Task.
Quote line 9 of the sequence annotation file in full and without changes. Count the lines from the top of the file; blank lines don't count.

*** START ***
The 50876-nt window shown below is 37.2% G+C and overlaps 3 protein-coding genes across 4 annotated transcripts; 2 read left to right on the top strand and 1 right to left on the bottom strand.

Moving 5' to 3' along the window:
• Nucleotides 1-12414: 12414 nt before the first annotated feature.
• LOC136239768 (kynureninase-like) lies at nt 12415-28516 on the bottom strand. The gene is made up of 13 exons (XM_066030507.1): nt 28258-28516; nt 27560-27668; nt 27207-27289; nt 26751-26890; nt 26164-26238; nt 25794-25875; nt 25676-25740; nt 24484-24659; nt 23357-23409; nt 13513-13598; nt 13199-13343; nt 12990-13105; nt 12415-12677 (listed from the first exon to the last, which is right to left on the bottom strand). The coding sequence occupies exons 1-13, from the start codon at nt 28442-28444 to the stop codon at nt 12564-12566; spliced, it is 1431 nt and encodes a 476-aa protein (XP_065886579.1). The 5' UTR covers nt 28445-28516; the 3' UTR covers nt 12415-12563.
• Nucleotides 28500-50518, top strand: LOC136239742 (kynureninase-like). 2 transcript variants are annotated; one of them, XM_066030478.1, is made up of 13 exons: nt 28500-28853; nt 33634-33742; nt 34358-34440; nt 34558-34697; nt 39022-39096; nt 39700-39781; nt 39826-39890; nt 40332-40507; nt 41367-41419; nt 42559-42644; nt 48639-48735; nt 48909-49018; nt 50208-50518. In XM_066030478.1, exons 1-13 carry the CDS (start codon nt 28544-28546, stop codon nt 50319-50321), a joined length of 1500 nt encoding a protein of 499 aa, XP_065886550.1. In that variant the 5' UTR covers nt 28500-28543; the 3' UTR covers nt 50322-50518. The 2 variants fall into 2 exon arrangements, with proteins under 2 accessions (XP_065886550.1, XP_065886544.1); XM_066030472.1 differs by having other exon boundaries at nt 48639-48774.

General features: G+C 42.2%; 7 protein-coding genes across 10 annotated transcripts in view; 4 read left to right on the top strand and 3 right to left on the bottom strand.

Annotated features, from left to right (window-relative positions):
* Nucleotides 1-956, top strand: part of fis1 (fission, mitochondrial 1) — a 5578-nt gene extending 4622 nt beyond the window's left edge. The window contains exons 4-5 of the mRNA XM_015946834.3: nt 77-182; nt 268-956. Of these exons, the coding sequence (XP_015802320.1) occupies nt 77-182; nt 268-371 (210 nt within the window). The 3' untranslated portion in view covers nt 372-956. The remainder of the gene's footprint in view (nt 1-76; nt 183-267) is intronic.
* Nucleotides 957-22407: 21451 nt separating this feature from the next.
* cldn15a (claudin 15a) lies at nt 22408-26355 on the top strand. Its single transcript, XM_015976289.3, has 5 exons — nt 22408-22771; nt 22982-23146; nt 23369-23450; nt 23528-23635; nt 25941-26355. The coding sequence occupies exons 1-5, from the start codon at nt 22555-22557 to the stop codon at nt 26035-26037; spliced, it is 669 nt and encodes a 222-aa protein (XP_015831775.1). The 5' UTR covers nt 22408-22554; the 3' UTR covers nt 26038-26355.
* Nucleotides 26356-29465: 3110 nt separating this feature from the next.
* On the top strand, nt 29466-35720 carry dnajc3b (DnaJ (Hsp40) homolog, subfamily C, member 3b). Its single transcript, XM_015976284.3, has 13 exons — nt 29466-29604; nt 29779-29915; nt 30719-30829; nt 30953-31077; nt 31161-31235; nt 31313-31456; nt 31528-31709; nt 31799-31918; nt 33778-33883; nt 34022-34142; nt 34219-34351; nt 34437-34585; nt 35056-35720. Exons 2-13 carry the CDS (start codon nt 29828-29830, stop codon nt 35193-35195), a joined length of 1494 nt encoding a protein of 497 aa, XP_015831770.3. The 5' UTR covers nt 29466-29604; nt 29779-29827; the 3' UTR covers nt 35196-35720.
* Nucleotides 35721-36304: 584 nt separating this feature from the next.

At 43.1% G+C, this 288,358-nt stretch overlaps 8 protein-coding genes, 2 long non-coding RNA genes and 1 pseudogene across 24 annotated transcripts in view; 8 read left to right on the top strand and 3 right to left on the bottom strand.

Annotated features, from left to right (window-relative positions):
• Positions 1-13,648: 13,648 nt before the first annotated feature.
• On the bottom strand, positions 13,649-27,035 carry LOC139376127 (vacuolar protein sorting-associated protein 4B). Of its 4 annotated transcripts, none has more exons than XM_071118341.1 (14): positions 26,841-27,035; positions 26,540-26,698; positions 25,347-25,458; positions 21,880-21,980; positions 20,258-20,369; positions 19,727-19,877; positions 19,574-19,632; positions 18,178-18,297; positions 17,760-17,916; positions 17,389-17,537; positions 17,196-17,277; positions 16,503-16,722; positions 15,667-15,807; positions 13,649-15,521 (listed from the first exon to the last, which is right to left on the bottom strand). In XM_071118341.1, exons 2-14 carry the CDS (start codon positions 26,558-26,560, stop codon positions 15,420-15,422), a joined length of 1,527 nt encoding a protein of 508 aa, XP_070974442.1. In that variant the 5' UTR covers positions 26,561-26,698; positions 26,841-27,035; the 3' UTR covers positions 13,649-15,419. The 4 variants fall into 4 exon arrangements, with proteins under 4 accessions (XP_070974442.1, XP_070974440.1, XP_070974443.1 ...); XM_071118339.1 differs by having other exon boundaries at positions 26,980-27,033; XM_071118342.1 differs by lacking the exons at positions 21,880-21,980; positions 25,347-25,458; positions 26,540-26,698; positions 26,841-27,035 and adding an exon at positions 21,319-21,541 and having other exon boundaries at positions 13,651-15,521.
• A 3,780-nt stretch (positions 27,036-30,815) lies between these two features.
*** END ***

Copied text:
* Nucleotides 957-22407: 21451 nt separating this feature from the next.